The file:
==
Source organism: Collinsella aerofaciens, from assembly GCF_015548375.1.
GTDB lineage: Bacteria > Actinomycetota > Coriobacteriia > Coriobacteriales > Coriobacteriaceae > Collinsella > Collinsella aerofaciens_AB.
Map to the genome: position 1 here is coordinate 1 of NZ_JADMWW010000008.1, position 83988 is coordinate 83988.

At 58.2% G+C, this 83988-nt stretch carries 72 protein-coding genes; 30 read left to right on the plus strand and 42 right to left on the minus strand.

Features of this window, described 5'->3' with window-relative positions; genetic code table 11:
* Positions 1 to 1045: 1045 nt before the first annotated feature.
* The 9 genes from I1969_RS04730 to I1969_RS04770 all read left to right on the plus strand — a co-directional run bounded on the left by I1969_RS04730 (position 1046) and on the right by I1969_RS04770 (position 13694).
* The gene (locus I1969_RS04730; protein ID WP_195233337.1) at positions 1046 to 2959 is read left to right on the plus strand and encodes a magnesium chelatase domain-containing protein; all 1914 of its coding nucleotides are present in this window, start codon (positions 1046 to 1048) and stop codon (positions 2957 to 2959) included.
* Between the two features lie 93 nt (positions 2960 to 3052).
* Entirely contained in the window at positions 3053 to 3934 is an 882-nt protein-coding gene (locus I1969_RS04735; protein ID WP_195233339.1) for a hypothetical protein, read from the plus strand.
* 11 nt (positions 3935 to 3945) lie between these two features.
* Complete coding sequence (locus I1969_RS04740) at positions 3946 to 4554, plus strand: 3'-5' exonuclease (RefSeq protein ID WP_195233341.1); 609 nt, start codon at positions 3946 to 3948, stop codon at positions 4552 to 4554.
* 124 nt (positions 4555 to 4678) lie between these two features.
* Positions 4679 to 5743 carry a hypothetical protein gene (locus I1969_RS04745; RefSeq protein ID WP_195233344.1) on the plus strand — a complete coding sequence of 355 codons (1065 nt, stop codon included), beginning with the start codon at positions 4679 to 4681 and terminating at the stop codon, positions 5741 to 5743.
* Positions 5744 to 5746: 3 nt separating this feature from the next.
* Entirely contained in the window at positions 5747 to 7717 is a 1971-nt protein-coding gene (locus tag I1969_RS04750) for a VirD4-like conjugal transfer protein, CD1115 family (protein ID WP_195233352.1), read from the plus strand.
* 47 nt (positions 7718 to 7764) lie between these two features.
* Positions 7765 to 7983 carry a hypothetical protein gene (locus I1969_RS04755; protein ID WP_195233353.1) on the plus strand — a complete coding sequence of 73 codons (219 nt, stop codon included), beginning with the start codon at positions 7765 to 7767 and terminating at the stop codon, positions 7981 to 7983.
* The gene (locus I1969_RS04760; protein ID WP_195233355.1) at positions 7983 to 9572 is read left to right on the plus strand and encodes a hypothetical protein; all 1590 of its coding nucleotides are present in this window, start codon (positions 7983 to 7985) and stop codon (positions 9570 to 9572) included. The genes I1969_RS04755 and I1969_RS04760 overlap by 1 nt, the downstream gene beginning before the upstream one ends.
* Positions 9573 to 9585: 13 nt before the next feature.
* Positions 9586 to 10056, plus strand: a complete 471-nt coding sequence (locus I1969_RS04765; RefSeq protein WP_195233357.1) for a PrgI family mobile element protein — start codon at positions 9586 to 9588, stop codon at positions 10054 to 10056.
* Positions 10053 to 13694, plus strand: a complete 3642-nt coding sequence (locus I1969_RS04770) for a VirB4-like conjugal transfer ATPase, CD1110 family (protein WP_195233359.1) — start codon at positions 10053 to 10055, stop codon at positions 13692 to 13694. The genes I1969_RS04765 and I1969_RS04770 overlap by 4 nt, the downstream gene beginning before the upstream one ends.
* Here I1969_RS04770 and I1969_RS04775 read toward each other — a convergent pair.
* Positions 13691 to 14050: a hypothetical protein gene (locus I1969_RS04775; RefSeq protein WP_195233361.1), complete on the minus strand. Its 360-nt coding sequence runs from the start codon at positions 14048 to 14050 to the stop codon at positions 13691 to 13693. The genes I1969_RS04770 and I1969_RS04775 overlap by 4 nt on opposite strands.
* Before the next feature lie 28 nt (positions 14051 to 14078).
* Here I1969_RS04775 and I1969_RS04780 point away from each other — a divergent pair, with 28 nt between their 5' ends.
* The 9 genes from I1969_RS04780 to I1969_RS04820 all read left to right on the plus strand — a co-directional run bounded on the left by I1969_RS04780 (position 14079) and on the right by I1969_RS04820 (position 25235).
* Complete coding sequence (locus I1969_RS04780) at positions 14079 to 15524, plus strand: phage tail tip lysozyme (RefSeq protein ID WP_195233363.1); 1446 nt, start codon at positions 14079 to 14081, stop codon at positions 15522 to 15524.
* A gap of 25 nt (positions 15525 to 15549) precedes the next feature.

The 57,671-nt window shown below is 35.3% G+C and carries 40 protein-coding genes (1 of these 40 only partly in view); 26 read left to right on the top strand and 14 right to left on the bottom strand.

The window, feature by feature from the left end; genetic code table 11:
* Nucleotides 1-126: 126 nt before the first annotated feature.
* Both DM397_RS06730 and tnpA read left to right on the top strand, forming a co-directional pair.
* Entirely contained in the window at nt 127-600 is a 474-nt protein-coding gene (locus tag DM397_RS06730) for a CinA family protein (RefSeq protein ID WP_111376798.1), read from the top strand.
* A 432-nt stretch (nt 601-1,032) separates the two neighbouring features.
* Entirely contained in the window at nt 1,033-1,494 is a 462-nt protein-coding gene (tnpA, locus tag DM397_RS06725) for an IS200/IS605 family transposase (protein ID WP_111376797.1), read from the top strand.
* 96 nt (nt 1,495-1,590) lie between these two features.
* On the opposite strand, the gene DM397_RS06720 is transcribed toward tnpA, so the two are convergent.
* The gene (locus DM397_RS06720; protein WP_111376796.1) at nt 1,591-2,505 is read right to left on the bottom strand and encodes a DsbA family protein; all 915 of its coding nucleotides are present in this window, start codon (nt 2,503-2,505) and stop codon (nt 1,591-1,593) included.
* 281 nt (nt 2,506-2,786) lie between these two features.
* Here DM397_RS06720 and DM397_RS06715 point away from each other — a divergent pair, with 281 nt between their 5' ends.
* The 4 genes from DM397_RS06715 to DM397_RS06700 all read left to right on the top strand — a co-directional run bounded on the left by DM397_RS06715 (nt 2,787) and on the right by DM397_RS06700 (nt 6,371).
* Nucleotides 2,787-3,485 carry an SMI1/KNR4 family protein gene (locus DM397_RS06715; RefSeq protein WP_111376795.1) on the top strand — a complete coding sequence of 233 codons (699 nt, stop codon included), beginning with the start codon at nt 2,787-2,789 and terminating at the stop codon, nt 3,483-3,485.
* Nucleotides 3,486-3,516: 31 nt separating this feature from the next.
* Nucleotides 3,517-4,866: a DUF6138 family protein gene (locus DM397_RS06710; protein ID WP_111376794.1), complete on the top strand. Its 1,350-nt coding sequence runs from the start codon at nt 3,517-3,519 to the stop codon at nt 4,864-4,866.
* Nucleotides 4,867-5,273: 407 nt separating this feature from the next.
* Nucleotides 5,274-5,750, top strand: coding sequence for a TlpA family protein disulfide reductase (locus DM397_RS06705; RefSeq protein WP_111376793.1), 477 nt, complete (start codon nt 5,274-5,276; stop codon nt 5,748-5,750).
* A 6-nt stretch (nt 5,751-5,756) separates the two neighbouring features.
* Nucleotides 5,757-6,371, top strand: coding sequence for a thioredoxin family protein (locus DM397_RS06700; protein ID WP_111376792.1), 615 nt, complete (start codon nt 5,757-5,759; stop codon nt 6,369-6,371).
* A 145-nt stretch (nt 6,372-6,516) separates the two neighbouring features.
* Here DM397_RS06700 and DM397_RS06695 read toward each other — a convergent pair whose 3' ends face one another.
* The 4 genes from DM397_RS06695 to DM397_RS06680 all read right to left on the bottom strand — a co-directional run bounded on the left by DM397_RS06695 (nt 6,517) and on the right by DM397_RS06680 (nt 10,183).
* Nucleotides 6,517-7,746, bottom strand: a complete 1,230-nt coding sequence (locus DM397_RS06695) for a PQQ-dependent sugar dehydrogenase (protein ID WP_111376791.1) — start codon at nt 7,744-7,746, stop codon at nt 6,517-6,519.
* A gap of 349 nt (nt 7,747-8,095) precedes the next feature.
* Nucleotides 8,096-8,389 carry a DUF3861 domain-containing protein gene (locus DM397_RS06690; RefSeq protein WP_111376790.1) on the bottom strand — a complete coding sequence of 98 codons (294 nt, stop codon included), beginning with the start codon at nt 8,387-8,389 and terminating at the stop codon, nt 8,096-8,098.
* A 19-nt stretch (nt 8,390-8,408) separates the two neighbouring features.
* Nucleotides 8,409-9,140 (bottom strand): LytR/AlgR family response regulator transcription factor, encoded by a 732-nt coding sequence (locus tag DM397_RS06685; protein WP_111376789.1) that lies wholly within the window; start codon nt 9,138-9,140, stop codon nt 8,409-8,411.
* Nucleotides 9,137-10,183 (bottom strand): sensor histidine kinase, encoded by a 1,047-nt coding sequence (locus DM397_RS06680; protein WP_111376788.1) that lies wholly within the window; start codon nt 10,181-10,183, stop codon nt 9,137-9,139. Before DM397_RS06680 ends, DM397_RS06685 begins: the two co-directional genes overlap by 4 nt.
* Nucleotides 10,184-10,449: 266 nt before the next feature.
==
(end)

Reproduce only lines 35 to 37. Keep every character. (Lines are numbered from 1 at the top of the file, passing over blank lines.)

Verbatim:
* A 432-nt stretch (nt 601-1,032) separates the two neighbouring features.
* Entirely contained in the window at nt 1,033-1,494 is a 462-nt protein-coding gene (tnpA, locus tag DM397_RS06725) for an IS200/IS605 family transposase (protein ID WP_111376797.1), read from the top strand.
* 96 nt (nt 1,495-1,590) lie between these two features.